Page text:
Trump could be paid to post for his own startup, door open for Twitter return

Former President Donald Trump could be paid to post for his own startup company and it remains unclear if securities regulators would allow its merger with a cash-rich shell corporation to go forward, according to a securities filing.

The long-anticipated registration statement filed by Digital World Acquisition said it anticipated completing the merger with Trump Media & Technology Group in the second half of the year. But the document, known as an S4, said the Securities and Exchange Commission, which began investigating the proposed merger last year, could “disapprove this transaction and issue a stop order” that would block it.

Trump will be permitted him to “post from a personal account related to political messaging, political fundraising or get-out-the-vote efforts on any social media site at any time.”Credit:AP

Digital World said that Trump could be paid to post streaming videos on Trump Media’s video-on-demand service in certain circumstances. The licensing deal also does not require him to exclusively use Truth Social, Trump Media’s Twitter-like social media platform, and permits him to “post from a personal account related to political messaging, political fundraising or get-out-the-vote efforts on any social media site at any time.”

If the former president does anything “illegal, immoral, or unethical” it is not considered a breach of his agreement with the company, according to the filing.

The unusual licensing deal is unlikely to quiet concern that Trump will return to Twitter if Elon Musk completes his deal to acquire the much bigger social media platform. Musk, the world’s richest man, has said he would lift Twitter’s ban on Trump if he acquires the company; Trump has said he “probably wouldn’t rejoin Twitter if he could.”

Twitter suspended Trump and kicked him off the platform following the January 6, 2021, storming of Capitol Hill by his supporters and Trump’s repeated claims the 2020 presidential election was stolen from him.

Trump had nearly 90 million followers on Twitter when he was kicked off the platform. He currently has just over 2 million followers on Truth Social, where he only recently began to post in earnest this month.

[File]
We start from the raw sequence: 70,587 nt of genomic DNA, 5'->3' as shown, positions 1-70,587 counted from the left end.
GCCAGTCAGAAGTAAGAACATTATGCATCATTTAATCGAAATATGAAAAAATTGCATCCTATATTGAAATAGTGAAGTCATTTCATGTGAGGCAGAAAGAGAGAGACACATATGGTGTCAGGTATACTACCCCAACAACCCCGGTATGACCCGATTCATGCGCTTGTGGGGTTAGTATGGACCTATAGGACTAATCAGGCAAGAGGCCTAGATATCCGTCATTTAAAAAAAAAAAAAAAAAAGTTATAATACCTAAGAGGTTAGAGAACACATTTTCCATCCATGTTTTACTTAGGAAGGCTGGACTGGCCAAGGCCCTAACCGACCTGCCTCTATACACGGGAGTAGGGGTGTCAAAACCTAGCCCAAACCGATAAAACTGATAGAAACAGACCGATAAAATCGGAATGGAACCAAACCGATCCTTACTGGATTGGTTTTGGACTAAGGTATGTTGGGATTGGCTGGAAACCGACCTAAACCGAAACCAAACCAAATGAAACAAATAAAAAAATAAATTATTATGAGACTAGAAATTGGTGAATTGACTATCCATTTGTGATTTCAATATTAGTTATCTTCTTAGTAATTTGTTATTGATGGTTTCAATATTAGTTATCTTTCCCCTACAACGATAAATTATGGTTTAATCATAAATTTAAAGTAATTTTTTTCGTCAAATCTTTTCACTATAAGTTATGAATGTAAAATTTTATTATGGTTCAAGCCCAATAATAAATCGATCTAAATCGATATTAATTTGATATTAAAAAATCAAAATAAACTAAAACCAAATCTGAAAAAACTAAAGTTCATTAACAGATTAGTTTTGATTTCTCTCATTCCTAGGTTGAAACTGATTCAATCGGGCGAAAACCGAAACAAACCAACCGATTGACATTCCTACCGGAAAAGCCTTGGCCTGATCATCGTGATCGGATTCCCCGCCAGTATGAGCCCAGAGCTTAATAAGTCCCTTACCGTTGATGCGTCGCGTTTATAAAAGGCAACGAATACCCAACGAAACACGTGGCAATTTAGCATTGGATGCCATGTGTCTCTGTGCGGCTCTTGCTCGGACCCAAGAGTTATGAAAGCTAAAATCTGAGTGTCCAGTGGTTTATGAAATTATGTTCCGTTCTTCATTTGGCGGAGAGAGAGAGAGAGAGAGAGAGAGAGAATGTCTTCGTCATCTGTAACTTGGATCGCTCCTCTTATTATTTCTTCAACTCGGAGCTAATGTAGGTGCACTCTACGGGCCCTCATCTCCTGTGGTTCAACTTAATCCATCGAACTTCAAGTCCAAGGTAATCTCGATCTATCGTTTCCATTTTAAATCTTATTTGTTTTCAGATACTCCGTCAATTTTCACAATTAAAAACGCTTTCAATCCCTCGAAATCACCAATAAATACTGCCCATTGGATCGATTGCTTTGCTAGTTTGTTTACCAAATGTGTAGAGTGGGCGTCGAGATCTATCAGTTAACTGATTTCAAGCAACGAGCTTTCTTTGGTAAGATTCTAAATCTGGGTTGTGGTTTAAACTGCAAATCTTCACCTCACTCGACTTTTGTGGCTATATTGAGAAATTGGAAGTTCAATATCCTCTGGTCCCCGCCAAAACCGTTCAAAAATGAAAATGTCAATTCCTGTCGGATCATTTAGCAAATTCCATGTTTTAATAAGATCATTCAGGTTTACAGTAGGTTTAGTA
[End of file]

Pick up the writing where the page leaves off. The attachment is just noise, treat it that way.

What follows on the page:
The more imminent concern to Trump Media is whether securities regulators will allow the deal to proceed, which would enable Trump’s company to access up to $US1.3 billion ($1.9 billion) in investor cash. Trump would own 73 million shares — or just under 50 per cent — of Trump Media if the merger is completed.

Digital World said the SEC had served it with a subpoena seeking various documents concerning its board meetings, trading procedures and “communications with and the evaluation of potential targets.”

The SEC has been investigating whether Digital World, a special purpose acquisition company, or SPAC, went public in September as a deal with Trump Media was already under discussion.

Digital World shares jumped 11 per cent on Wall Street, Credit:Bloomberg

Digital World’s filing said that the SPAC had been looking at more than a dozen companies to acquire at the time it went public. But it confirmed prior reporting by The New York Times that another SPAC controlled by Digital World’s chief executive, Patrick Orlando, was in serious merger talks with Trump Media right up until a few days before Digital World’s initial public offering.

SPACs, companies that go public in the hopes of finding a private business to acquire, are not supposed to have an acquisition target lined up at the time of their IPO. Digital World did not disclose the talks between Orlando’s other SPAC, Benessere Capital Acquisition, and Trump Media.

In a filing earlier this year, Benessere said it “terminated” a letter of intent it had signed with Trump Media on September 1 because the social media company — which it did not identify by name — “had not yet executed certain key agreements” or finalised its audits.

Digital World priced its IPO the following day.

Shares of Digital World rose more than 11 per cent to $US54.32 a share. Although down by some 50 per cent from early March, the shares are more than four times higher than before the company announced its deal with Trump Media last year.

This article originally appeared in The New York Times.

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